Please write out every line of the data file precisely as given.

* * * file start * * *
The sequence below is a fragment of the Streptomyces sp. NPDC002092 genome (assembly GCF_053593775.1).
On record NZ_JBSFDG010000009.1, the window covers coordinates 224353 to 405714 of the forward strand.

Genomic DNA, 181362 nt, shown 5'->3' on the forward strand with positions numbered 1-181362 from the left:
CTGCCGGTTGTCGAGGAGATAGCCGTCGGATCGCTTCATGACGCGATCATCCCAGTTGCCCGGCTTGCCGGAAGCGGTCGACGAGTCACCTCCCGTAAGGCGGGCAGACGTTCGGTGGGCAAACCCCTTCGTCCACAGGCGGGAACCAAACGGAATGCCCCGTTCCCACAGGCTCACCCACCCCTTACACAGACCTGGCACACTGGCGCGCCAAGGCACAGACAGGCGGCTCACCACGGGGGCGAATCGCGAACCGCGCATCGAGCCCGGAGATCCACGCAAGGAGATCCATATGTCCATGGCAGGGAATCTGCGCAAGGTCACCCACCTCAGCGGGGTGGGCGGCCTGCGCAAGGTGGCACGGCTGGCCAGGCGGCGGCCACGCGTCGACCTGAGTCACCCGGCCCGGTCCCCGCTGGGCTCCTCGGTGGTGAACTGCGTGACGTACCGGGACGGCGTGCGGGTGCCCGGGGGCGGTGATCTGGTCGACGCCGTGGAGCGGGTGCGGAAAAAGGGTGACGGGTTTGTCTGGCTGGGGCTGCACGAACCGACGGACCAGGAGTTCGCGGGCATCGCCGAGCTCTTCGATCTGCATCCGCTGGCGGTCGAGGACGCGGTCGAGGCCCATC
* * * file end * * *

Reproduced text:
The sequence below is a fragment of the Streptomyces sp. NPDC002092 genome (assembly GCF_053593775.1).
On record NZ_JBSFDG010000009.1, the window covers coordinates 224353 to 405714 of the forward strand.

Genomic DNA, 181362 nt, shown 5'->3' on the forward strand with positions numbered 1-181362 from the left:
CTGCCGGTTGTCGAGGAGATAGCCGTCGGATCGCTTCATGACGCGATCATCCCAGTTGCCCGGCTTGCCGGAAGCGGTCGACGAGTCACCTCCCGTAAGGCGGGCAGACGTTCGGTGGGCAAACCCCTTCGTCCACAGGCGGGAACCAAACGGAATGCCCCGTTCCCACAGGCTCACCCACCCCTTACACAGACCTGGCACACTGGCGCGCCAAGGCACAGACAGGCGGCTCACCACGGGGGCGAATCGCGAACCGCGCATCGAGCCCGGAGATCCACGCAAGGAGATCCATATGTCCATGGCAGGGAATCTGCGCAAGGTCACCCACCTCAGCGGGGTGGGCGGCCTGCGCAAGGTGGCACGGCTGGCCAGGCGGCGGCCACGCGTCGACCTGAGTCACCCGGCCCGGTCCCCGCTGGGCTCCTCGGTGGTGAACTGCGTGACGTACCGGGACGGCGTGCGGGTGCCCGGGGGCGGTGATCTGGTCGACGCCGTGGAGCGGGTGCGGAAAAAGGGTGACGGGTTTGTCTGGCTGGGGCTGCACGAACCGACGGACCAGGAGTTCGCGGGCATCGCCGAGCTCTTCGATCTGCATCCGCTGGCGGTCGAGGACGCGGTCGAGGCCCATC